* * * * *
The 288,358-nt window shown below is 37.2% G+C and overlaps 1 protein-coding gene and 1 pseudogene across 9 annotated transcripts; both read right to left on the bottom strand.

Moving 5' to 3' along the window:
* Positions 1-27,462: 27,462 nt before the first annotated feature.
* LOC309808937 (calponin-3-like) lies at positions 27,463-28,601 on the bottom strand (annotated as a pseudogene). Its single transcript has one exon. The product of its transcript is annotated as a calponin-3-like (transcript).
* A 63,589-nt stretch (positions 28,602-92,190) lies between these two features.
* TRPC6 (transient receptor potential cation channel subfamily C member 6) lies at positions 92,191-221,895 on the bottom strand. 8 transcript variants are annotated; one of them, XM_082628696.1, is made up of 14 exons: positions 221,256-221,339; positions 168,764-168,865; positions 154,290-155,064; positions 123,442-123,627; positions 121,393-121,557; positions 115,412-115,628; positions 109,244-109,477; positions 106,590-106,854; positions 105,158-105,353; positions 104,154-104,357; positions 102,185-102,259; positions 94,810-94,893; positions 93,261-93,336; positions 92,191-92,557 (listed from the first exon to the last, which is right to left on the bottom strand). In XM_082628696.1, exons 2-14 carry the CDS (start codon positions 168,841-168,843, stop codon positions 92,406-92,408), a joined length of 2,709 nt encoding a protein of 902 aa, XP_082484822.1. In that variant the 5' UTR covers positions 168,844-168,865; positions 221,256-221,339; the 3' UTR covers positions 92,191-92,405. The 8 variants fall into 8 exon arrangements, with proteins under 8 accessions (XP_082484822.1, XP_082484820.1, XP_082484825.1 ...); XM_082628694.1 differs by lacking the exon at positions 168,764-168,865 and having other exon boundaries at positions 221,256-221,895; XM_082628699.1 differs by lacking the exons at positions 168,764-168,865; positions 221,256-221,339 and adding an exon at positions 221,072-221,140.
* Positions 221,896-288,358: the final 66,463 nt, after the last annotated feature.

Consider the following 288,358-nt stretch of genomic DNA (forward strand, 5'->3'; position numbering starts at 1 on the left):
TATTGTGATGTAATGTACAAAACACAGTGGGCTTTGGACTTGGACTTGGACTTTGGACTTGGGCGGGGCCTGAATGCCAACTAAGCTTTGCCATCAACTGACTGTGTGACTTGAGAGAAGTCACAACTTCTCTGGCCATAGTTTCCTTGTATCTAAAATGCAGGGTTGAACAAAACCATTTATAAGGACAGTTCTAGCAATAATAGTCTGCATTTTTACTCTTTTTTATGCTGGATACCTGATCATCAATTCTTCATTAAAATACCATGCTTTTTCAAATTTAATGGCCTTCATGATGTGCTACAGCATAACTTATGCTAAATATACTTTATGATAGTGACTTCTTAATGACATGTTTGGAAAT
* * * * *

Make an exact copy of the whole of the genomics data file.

The 288,358-nt window shown below is 37.2% G+C and overlaps 1 protein-coding gene and 1 pseudogene across 9 annotated transcripts; both read right to left on the bottom strand.

Moving 5' to 3' along the window:
* Positions 1-27,462: 27,462 nt before the first annotated feature.
* LOC309808937 (calponin-3-like) lies at positions 27,463-28,601 on the bottom strand (annotated as a pseudogene). Its single transcript has one exon. The product of its transcript is annotated as a calponin-3-like (transcript).
* A 63,589-nt stretch (positions 28,602-92,190) lies between these two features.
* TRPC6 (transient receptor potential cation channel subfamily C member 6) lies at positions 92,191-221,895 on the bottom strand. 8 transcript variants are annotated; one of them, XM_082628696.1, is made up of 14 exons: positions 221,256-221,339; positions 168,764-168,865; positions 154,290-155,064; positions 123,442-123,627; positions 121,393-121,557; positions 115,412-115,628; positions 109,244-109,477; positions 106,590-106,854; positions 105,158-105,353; positions 104,154-104,357; positions 102,185-102,259; positions 94,810-94,893; positions 93,261-93,336; positions 92,191-92,557 (listed from the first exon to the last, which is right to left on the bottom strand). In XM_082628696.1, exons 2-14 carry the CDS (start codon positions 168,841-168,843, stop codon positions 92,406-92,408), a joined length of 2,709 nt encoding a protein of 902 aa, XP_082484822.1. In that variant the 5' UTR covers positions 168,844-168,865; positions 221,256-221,339; the 3' UTR covers positions 92,191-92,405. The 8 variants fall into 8 exon arrangements, with proteins under 8 accessions (XP_082484822.1, XP_082484820.1, XP_082484825.1 ...); XM_082628694.1 differs by lacking the exon at positions 168,764-168,865 and having other exon boundaries at positions 221,256-221,895; XM_082628699.1 differs by lacking the exons at positions 168,764-168,865; positions 221,256-221,339 and adding an exon at positions 221,072-221,140.
* Positions 221,896-288,358: the final 66,463 nt, after the last annotated feature.

Consider the following 288,358-nt stretch of genomic DNA (forward strand, 5'->3'; position numbering starts at 1 on the left):
TATTGTGATGTAATGTACAAAACACAGTGGGCTTTGGACTTGGACTTGGACTTTGGACTTGGGCGGGGCCTGAATGCCAACTAAGCTTTGCCATCAACTGACTGTGTGACTTGAGAGAAGTCACAACTTCTCTGGCCATAGTTTCCTTGTATCTAAAATGCAGGGTTGAACAAAACCATTTATAAGGACAGTTCTAGCAATAATAGTCTGCATTTTTACTCTTTTTTATGCTGGATACCTGATCATCAATTCTTCATTAAAATACCATGCTTTTTCAAATTTAATGGCCTTCATGATGTGCTACAGCATAACTTATGCTAAATATACTTTATGATAGTGACTTCTTAATGACATGTTTGGAAAT